The percentage U.S. CEOs who are women is 27 but you wouldn't know that by searching among Google images. Of the top 100 Google image search results for CEOs women are only 11 percent. 

Obviously Google is not in the social engineering business, they go by popularity. That is why a Huffington Post article about science will show up in Google search higher than a real science article. Female CEOs may be too busy working to be uploading their pictures to lots of places so their results are higher. 

A new University of Washington analysis took a lot at how accurately gender representations in online image search results for 45 different occupations match reality. In a few jobs, including CEO, women were significantly underrepresented in Google image search results and that can change searchers' worldviews.  If a girl does an image search for CEO and does not see 50 percent CEOs, she may think girls can't be CEOs and be a housewife, or whatever the latest sociological belief is. Surveys claim that image search results can make a 7 percent difference in  opinion about how many men and women work in a particular field. 

Regardless of the cultural framing, women slightly underrepresented on average, so small it is within the error range, but more interesting was the change in results when jobs like "author," "receptionist" or "chef" were put in.  

The study first compared the percentages of women who appeared in the top 100 Google image search results in July 2013 for different occupations -- from bartender to chemist to welder -- with 2012 U.S. Bureau of Labor statistics showing how many women actually worked in that field.  In some jobs, the discrepancies were pronounced, the study found. In a Google image search for CEO, 11 percent of the people depicted were women, compared with 27 percent of U.S. CEOs who are women.

Credit: Google image search results April 2015

25 percent of people depicted in image search results for authors are women, compared with 56 percent of actual U.S. authors. 64 percent of the telemarketers depicted in image search results were female, while that occupation is evenly split between men and women. Yet for nearly half of the professions - such as nurse practitioner (86 percent women), engineer (13 percent women), and pharmacist (54 percent women) -- the two numbers were within five percentage points.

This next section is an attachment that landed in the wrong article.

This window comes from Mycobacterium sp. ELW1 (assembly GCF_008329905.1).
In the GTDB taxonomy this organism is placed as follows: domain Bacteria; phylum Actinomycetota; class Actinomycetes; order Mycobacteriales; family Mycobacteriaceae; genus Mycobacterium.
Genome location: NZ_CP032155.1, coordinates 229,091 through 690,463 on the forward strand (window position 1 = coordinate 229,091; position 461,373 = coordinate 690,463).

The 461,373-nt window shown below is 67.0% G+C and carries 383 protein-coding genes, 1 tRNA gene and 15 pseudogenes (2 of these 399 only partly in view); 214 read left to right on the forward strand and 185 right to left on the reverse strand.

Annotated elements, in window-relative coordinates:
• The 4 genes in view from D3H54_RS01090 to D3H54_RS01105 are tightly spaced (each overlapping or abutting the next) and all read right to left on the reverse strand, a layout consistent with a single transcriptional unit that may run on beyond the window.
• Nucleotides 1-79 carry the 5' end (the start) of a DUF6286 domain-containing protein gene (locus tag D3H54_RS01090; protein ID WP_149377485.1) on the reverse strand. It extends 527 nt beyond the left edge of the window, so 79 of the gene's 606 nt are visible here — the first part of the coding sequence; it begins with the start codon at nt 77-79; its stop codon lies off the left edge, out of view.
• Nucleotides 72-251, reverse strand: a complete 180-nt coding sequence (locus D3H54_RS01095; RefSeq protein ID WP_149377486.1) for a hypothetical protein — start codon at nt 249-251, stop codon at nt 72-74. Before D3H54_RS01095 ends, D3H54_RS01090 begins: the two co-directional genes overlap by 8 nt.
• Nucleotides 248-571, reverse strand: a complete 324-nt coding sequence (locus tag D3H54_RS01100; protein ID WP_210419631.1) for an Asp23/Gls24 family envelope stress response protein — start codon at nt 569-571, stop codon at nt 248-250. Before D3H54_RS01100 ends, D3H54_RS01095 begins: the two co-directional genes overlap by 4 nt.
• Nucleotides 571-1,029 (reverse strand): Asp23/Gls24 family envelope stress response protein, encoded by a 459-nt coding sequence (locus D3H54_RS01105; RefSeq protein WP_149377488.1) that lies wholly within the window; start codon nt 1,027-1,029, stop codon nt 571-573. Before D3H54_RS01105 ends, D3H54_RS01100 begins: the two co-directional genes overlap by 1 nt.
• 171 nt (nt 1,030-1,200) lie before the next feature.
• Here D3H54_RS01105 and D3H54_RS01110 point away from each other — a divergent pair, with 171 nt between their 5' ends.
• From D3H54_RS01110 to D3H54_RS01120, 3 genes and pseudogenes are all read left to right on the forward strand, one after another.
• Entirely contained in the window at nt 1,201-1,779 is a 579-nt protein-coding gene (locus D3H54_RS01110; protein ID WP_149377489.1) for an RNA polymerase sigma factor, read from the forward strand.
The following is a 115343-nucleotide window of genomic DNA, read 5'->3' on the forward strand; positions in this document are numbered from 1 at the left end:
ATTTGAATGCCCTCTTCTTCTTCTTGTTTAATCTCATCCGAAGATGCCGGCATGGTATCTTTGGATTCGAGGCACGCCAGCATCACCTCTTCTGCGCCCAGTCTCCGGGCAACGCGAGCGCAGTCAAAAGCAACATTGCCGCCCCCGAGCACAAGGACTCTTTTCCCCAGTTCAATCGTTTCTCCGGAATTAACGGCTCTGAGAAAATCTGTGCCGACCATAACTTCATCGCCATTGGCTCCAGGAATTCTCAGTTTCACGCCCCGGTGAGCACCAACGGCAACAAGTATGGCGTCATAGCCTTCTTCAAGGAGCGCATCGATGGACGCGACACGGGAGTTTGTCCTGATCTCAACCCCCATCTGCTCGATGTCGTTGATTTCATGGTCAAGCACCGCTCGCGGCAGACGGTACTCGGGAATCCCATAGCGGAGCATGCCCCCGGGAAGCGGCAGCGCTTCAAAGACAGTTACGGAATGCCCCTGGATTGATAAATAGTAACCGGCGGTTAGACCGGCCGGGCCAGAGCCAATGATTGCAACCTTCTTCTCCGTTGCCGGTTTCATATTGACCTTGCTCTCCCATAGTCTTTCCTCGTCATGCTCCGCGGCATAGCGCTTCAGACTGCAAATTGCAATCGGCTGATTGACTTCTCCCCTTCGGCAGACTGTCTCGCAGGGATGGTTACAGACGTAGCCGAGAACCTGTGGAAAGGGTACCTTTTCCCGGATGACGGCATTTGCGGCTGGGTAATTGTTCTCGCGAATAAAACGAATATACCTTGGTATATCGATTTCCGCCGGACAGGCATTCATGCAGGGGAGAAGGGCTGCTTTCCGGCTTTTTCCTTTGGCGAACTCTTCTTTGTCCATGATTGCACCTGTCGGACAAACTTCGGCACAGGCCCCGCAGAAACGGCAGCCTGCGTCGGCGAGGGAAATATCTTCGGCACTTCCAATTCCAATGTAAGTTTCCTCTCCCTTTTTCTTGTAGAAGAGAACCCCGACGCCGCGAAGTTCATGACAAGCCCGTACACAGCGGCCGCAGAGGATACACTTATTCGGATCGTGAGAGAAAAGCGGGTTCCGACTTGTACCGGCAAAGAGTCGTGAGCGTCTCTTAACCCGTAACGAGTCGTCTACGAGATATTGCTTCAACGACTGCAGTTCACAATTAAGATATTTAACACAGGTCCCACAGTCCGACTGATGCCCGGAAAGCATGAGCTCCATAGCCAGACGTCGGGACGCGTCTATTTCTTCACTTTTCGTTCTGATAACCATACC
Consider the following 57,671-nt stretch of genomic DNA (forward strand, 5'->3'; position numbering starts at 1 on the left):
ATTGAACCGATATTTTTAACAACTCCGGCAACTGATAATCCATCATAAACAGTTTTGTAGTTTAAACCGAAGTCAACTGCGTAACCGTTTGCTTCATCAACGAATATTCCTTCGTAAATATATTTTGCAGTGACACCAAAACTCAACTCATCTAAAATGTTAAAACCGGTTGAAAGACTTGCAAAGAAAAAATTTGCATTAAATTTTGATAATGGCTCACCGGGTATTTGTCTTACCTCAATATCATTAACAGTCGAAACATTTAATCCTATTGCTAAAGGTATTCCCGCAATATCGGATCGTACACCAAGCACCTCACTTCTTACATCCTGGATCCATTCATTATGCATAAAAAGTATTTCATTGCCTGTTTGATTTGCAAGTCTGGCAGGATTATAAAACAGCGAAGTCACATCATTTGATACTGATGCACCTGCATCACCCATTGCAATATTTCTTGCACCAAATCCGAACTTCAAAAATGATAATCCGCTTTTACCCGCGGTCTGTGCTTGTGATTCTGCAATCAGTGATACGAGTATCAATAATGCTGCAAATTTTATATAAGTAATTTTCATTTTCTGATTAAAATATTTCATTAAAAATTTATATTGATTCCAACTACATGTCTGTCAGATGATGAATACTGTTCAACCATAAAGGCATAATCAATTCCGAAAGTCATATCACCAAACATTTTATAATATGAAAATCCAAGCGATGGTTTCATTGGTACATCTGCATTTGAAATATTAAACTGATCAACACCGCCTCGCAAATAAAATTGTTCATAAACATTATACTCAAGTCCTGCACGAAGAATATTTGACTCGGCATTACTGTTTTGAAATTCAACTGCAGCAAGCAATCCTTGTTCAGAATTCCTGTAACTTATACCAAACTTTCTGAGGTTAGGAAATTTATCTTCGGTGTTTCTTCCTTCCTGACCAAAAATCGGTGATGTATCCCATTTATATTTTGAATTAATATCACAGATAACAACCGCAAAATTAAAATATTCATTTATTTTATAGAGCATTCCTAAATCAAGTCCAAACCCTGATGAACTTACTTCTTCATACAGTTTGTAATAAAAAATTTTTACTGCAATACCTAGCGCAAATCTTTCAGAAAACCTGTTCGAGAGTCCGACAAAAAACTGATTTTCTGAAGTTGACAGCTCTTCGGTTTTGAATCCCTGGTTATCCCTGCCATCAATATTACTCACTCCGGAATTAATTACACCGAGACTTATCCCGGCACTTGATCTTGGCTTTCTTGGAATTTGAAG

"I was actually surprised at how good the image search results were, just in terms of numbers," said co-author Matt Kay, a University of Washington doctoral student in computer science and engineering. "They might slightly underrepresent women and they might slightly exaggerate gender stereotypes, but it's not going to be totally divorced from reality."

When the researchers asked people to rate the professionalism of the people depicted in top image search results, though, other inequities emerged. Images that showed a person matching the majority gender for a profession tended to be ranked by study participants as more competent, professional and trustworthy. They were also more likely to choose them to illustrate that profession in a hypothetical business presentation.

By contrast, the image search results depicting a person whose gender didn't match an occupational stereotype were more likely to be rated as provocative or inappropriate.

"A number of the top hits depicting women as construction workers are models in skimpy little costumes with a hard hat posing suggestively on a jackhammer. You get things that nobody would take as professional," said co-author Cynthia Matuszek, an assistant professor of computer science and electrical engineering at University of Maryland, Baltimore County.

Image search results depicting a person whose gender didn't match an occupational stereotype were more likely to be rated by study participants as provocative or inappropriate. Google image search (April 2015)

Most importantly, researchers wanted to explore whether gender biases in image search results actually affected how people perceived those occupations.

They asked study volunteers a series of questions about a particular job, including how many men and women worked in that field. Two weeks later, they showed them a set of manipulated search image results and asked the same questions.

Exposure to skewed image search results did shift their estimates slightly, accounting for 7 percent of those second opinions. The study did not test long-term changes in perception, but other research suggests that many small exposures to biased information over time can have a lasting effect on everything from personal preconceptions to hiring practices.

The measured effect raises interesting questions, the researchers say, about whether image search algorithms should be changed to help counter occupational stereotypes.

"Our hope is that this will become a question that designers of search engines might actually ask," Munson said. "They may come to a range of conclusions, but I would feel better if people are at least aware of the consequences and are making conscious choices around them."

Upcoming at the Association for Computing Machinery's CHI 2015 conference in South Korea.